COUNTRY PURSUITS

A day in the life of Ray Dobbins, water bailiff on the Wye

"I love my job. I've lived on the Wye all my life - I was born in Monmouth, but moved to Rhayader when I was two. It's not regular work: it all depends on the fish. At spawning - autumn - we're out every night around here. We might start at six and not get back until seven the next morning. Often we stake out a ford, then at least you know you're protecting something, even if no poachers come along. Otherwise, we walk up a brook - that's the only way to find out if there's anything going on. Although I have two reserve bailiffs - part-timers who help out as and when needed - we've got a huge area to cover: about 150 miles of river in all.

"From February to October we're looking for netters near Monmouth - outside our patch. That can mean a long night (I've done 18 hours on the trot there), especially when we've caught someone and they have to be charged.

"We also do shifts around Leominster, usually at weekends. That means starting at 2.30pm to catch night fishermen using worms to catch trout. It's illegal and I don't know why they do it - there's no money in it - they're poachers at heart.

"There's been a huge shift in poaching. When I began in 1979 everyone was at it and it got a bit nasty. Once I found a dozen salmon heads on my car bonnet and another time it was sprayed with paint. My two reserves were very badly beaten up and a look-out was shot at till he quit.

"Then the magistrates fined someone pounds 946 in Rhayader court and for two years we never saw a light on the river. Today we're left with a handful of middle-aged poachers, but there's none of the young lads coming in. Now we probably only catch a couple of local guys each winter. Last year we surprised two poachers and one decided to hide in the river. Luckily he was in shallow water and we found him before he got too cold. Near Monmouth poachers have been drowned netting. That guy was fined about pounds 250.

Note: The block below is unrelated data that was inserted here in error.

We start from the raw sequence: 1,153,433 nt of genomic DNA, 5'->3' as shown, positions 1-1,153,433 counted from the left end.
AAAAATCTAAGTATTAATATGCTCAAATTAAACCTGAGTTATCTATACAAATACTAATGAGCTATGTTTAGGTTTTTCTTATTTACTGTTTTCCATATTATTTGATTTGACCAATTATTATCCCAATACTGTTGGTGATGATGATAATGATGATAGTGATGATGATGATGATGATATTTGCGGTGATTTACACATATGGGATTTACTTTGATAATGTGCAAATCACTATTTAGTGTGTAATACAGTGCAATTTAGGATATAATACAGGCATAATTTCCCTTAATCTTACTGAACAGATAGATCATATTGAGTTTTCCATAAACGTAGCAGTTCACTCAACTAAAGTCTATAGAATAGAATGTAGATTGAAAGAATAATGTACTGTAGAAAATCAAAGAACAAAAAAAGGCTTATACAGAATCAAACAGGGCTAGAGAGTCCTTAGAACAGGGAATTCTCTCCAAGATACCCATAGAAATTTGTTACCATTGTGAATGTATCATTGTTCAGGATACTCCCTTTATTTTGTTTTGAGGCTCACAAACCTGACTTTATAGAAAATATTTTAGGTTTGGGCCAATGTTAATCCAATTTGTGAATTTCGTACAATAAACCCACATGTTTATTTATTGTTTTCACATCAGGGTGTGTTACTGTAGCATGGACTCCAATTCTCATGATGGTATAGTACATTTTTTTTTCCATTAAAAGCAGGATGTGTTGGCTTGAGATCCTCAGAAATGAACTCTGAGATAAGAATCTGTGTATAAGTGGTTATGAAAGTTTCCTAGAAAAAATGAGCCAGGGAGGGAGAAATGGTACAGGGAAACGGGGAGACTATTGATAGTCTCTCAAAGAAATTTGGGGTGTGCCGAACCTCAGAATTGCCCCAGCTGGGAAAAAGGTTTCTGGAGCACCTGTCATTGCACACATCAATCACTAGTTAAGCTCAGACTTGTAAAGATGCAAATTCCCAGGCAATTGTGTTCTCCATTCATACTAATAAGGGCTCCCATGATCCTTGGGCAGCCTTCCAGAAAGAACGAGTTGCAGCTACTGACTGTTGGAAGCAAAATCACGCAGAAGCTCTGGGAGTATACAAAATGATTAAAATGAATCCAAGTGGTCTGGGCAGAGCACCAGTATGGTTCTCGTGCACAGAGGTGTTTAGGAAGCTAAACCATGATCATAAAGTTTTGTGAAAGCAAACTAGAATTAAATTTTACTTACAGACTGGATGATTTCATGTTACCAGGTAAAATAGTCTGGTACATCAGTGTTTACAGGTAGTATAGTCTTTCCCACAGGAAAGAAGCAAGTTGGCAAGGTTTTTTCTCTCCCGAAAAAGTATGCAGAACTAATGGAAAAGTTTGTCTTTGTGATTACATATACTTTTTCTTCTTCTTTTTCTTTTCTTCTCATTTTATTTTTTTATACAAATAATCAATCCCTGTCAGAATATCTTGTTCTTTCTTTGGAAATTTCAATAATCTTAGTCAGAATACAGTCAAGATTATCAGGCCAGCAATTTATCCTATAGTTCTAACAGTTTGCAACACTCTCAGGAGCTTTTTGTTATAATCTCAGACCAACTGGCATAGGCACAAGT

"Although the enforcement is the most important part of the job, I prefer monitoring. In early spring we plant boxes in the river with 100 fertile salmon eggs in each. We lift them about March to see what progress they've made and carry on checking through the summer.

"When it gets a bit warmer we go electro-fishing. We stretch two nets across the river about 30 metres apart and walk slowly between them with an electrode. This stuns the fish, which we measure and weigh. If any look out of condition, we take scale samples for analysis.

"At the moment we're three years into a project to put up nest boxes for barn owls and we're helping the fishery owners to remove silt from spawning beds that aren't doing so well. It seems to be working, too - last year was the best spawning on the Wye since 1988, but that might just be the hot weather.

"One of the best things about the scientific work is being out on the river during the day and I've been lucky enough to have seen four or five otters during daytime over the past couple of years. They may take the occasional salmon, but they're beautiful creatures."

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